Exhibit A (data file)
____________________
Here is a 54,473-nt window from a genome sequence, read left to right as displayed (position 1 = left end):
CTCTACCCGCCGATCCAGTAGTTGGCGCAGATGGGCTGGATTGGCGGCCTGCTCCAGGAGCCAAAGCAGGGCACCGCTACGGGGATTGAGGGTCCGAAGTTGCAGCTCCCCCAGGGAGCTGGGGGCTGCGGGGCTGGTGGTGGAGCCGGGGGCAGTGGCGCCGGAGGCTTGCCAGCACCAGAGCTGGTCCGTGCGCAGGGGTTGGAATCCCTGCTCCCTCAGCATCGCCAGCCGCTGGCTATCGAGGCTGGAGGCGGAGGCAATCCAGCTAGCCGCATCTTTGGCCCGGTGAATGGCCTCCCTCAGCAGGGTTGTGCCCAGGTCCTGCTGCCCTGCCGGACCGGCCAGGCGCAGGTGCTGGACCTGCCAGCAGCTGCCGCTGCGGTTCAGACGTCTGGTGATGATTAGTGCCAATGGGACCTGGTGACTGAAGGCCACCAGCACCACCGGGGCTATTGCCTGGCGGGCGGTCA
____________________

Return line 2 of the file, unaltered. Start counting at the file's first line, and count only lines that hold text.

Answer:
CTCTACCCGCCGATCCAGTAGTTGGCGCAGATGGGCTGGATTGGCGGCCTGCTCCAGGAGCCAAAGCAGGGCACCGCTACGGGGATTGAGGGTCCGAAGTTGCAGCTCCCCCAGGGAGCTGGGGGCTGCGGGGCTGGTGGTGGAGCCGGGGGCAGTGGCGCCGGAGGCTTGCCAGCACCAGAGCTGGTCCGTGCGCAGGGGTTGGAATCCCTGCTCCCTCAGCATCGCCAGCCGCTGGCTATCGAGGCTGGAGGCGGAGGCAATCCAGCTAGCCGCATCTTTGGCCCGGTGAATGGCCTCCCTCAGCAGGGTTGTGCCCAGGTCCTGCTGCCCTGCCGGACCGGCCAGGCGCAGGTGCTGGACCTGCCAGCAGCTGCCGCTGCGGTTCAGACGTCTGGTGATGATTAGTGCCAATGGGACCTGGTGACTGAAGGCCACCAGCACCACCGGGGCTATTGCCTGGCGGGCGGTCA